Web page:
Throughout its thousand plus-year history, the term “stained glass” has applied almost exclusively to the windows of churches.
Regular glass becomes stained glass by adding metallic minerals during the manufacturing process. A stained-glass artisan designs patterns or pictures utilizing these colors, and then another craftsperson cuts glass sheets into the smaller pieces needed to create the image. Traditionally, strips of lead called “came” hold these pieces together, all supported by a rigid frame. Painted details are often used to enhance the design. Please visit our Virtual Studio Tour page to see the full process!
The term “painted stained glass” refers to windows which have additional shading (and sometimes colors) painted onto the glass using vitreous paint; this paint and then permanently fused to the glass in a kiln (furnace). The primary purpose of adding paint to glass is to create visual detail on the glass as is found in narrative type scenes and/or intricately adorned borders. Stained glass requires artistic skill to design and produce.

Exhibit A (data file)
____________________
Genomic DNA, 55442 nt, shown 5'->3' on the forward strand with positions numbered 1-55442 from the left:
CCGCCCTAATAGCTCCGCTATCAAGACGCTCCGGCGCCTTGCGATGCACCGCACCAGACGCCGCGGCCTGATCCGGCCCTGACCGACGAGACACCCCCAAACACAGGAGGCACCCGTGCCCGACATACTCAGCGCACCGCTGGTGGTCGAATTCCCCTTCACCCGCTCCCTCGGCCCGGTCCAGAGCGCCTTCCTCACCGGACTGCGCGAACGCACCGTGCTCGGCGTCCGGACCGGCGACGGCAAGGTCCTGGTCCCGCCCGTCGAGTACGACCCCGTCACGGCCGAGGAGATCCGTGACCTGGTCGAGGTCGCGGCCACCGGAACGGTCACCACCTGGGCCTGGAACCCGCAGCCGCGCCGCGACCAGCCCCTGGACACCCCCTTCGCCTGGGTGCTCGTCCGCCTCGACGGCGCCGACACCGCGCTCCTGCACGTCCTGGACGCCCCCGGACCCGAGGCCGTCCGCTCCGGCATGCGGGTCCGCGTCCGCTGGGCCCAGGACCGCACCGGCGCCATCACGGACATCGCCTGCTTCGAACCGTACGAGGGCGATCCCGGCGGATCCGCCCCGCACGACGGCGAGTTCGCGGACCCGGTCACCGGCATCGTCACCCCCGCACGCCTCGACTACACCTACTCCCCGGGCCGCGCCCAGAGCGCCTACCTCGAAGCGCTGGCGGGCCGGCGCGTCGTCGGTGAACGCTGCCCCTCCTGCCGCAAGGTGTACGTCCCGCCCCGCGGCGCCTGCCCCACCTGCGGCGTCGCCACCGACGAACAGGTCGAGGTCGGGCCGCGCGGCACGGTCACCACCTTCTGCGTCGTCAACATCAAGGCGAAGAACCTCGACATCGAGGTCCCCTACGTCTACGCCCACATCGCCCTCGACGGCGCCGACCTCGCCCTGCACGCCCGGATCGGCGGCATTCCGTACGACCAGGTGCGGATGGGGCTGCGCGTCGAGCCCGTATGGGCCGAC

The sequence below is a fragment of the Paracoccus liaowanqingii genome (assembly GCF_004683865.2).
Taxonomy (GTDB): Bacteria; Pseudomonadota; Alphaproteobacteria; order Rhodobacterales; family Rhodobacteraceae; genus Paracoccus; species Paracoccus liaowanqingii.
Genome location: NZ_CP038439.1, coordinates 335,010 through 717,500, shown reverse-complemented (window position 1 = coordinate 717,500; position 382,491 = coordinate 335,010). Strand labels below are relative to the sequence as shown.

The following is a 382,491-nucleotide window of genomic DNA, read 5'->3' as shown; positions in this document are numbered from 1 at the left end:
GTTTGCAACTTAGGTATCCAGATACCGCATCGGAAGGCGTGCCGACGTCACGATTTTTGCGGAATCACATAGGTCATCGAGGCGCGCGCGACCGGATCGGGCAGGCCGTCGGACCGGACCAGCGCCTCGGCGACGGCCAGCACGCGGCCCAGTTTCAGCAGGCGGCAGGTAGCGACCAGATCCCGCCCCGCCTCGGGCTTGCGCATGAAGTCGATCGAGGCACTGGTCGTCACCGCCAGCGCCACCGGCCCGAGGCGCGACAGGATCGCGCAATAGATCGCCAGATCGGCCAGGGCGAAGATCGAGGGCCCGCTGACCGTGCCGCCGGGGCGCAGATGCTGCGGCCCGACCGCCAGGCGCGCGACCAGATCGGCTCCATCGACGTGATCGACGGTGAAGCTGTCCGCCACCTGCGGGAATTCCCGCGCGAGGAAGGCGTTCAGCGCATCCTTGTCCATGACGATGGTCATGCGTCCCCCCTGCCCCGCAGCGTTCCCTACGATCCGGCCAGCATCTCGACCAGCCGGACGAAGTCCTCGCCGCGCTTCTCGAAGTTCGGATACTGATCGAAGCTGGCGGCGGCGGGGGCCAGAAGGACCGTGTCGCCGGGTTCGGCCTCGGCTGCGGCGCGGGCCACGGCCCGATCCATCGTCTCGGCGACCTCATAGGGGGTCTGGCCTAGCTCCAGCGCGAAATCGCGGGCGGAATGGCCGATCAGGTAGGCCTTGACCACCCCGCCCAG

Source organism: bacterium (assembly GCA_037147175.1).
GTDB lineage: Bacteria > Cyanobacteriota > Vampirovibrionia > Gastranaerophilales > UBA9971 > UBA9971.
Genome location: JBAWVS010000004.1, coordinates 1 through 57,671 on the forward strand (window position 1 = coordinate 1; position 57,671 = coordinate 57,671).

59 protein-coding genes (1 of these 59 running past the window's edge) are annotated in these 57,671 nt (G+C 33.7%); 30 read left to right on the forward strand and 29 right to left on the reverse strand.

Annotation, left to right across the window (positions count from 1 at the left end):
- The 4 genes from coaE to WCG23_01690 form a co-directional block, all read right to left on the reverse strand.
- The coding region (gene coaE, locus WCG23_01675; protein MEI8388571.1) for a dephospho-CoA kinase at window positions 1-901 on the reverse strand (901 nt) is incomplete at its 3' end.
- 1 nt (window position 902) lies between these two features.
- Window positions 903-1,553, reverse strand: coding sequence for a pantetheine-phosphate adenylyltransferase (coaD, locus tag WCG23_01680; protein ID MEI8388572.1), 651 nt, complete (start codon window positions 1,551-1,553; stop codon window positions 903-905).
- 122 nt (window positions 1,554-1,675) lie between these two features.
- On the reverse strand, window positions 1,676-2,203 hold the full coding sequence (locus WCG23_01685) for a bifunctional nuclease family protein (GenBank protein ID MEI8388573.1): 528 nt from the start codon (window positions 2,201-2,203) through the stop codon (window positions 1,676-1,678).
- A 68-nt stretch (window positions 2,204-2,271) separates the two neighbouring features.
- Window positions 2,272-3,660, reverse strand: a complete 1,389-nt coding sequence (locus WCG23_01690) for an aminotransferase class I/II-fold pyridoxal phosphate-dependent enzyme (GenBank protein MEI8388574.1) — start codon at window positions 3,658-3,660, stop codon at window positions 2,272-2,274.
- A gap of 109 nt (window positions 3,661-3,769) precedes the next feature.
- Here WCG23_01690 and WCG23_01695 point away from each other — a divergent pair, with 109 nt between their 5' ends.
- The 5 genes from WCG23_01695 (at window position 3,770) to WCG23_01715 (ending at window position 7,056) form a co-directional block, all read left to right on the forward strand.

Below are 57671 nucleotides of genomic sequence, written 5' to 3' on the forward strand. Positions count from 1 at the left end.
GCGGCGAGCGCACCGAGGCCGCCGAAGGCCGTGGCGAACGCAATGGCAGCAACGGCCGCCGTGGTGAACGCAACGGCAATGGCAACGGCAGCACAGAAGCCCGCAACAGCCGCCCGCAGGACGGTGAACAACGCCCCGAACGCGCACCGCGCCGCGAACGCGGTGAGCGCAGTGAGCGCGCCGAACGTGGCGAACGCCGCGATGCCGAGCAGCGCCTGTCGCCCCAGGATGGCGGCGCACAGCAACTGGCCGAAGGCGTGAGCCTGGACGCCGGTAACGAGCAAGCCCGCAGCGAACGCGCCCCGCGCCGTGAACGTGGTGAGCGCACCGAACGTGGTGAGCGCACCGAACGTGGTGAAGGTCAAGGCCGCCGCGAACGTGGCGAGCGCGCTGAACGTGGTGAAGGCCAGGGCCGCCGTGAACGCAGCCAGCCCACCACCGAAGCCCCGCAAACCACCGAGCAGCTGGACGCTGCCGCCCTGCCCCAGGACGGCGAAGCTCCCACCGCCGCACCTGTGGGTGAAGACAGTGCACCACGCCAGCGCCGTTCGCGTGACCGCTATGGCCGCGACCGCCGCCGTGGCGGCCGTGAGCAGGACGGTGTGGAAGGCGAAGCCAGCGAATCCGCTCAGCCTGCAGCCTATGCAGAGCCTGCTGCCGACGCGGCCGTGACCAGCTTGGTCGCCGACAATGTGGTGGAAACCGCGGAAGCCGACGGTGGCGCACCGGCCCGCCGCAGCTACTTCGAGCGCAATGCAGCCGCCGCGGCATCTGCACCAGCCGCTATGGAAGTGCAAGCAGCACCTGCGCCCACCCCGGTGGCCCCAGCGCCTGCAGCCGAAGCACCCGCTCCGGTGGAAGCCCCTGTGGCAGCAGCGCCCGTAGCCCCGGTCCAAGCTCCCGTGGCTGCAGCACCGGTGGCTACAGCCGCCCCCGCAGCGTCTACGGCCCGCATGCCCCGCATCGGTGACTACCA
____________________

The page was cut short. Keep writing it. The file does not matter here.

A window must fit snugly into its intended architectural space while resisting wind and rain, as well as supporting its own weight (especially in the larger windows). Many windows have withstood the test of time and remain substantially intact, even since the late Middle Ages. In Western Europe, they constitute the major form of pictorial art to have survived the centuries.
The purpose of a stained-glass window is not to allow those within a building to see the world outside or even primarily to admit light but rather to control it. The design of a window may be abstract or figurative; may incorporate narratives drawn from the Bible, history, or literature; may represent saints or patrons, or religious symbols.
Lynchburg Stained Glass crafts religious stained glass windows using time-proven, traditional methods. Machines do not make our stained-glass windows, skilled artisans craft them by hand: creating these windows represents a labor of love by those of us who make it our life’s work.
Each window is a genuine work of art.